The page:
Stories Lived

Immigration from India to the US: A Long Journey Home

In A Long Journey Home, Filmmaker Adam Wadhwani chronicles the story of his family’s immigration from India to the United States.  Kishin and Kate Wadhwani grew up in India in the 1930s and 1940s. Married in the 1960s they lived in relative affluence with their two young boys in Mumbai until a strict new regulatory regime imposed restrictions on credit that bankrupted their family business. After several months, Kishin and Kate decided to try to move to the United States to start a new life. With no family in America, nor any money for food and shelter, they knew it would be a difficult transition. So instead of the entire family going, Kishin left to create a foundation for the family in America while the rest of the family stayed in India. When he got there Kishin stayed in a friend’s attic and sold shirts for a living. Kishin did this for about two years, slowly saving a little bit of the money he made each day. After a year of living in India, Kate, who was originally from a Jewish settlement in Mumbai, decided to take the boys to Israel where she had some family and government support. Back in America, one of Kishin’s friends suggested that he apply for positions as a doctor since he had finished medical school in India before running the tile factory. Even though Kishin didn’t have an American medical license, he was able to practice temporarily because he had finished a pediatric residency in the US as a young man. He finally received a license two and a half years after he had moved to the US, and settled into a hospital position in upstate New York. Now, with a steady income, Kishin was able to bring his family to America, for an emotional reunion. Today, Kishin and Kate are still happily married and living in Sacramento California. Their children, as well as nephews and nieces, have families of their own, surrounding Kate and Kishin with joy.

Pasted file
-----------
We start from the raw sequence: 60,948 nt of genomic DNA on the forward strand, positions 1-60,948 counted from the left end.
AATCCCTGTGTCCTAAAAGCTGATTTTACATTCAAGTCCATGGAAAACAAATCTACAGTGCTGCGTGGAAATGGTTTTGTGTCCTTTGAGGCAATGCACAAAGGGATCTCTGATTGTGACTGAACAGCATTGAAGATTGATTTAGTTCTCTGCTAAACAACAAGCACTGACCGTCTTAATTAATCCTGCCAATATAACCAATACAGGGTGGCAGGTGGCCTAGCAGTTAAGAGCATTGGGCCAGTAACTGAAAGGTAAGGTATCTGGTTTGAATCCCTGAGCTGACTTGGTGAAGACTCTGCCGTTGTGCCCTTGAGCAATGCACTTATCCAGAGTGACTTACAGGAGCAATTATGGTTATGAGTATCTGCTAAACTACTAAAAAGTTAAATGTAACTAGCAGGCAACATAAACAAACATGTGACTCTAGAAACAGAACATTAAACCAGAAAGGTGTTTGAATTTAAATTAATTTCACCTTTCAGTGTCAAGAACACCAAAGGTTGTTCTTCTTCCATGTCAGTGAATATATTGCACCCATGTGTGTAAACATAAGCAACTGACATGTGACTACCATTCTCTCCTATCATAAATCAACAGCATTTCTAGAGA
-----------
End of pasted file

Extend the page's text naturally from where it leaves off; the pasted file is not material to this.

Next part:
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About the Filmmaker
Submitted by Adam Wadhwani

Adam began producing film when he was ten. Inspired by a class project, he started by making videos to highlight and promote his cooking. When Adam was 12, he competed as a top 4 contestant on the television show MasterChef Junior, which further exposed to the filmmaking process. After the show wrapped, he joined his middle school’s media production class, where he gained experience with both the technical and artistic aspects of video production. Along with his film partner Andrew Morrissy, Adam’s work won several regional prizes at the annual Sacramento SEVAs (Student Educational Video Awards) in the category of creative expression and has posted several videos that have gotten tens of thousands of views. Together Adam and Andrew plan to enter several more contests in the coming year.

6 comments

  1. This story really inspired me because coming from an immigrant family myself, it inspired me to keep pushing forward and its showed me I’m not alone. Thank you so much for sharing this wonderful video to the Internet! 😄

  2. This story is amazing! It inspires and reminds to the future generations that you must work hard in order to become a successful person, and you should prioritize your family. Also, this story made us realize that we can bounce back even though there are many problems we faced in life. Thank you Adam! Good luck on your journey!

  3. My great grandparents went through the exact same issue except it was located in Italy. They were shipped to Ellis Island, but soon migrated across the border to Montreal. They unfourtanatley not so lucky with the family aspect; my great grandfather lost his wife and twin boys at sea whilst being shipped o New York.

  4. This story is very inspiring! This teaches us that no matter how hard life is, we just gotta move forward! Cliche this may sound but yeah, never give up!

  5. “Immigrants, they get the job done.” Well done Adam for capturing the emotional and pragmatic journey of our immigrant family. Their story inspires us everyday to work hard, enjoy our blessings and support each other as we move through this complex and sometimes unforgiving world. Good luck with the filmmaking!

  6. Wow Adam. That was great. Immigrants from all over the world work so hard to improve their lives. Nothing is ever taken for granted. You have managed to get THIS point across very well. You should be proud of this piece of work.

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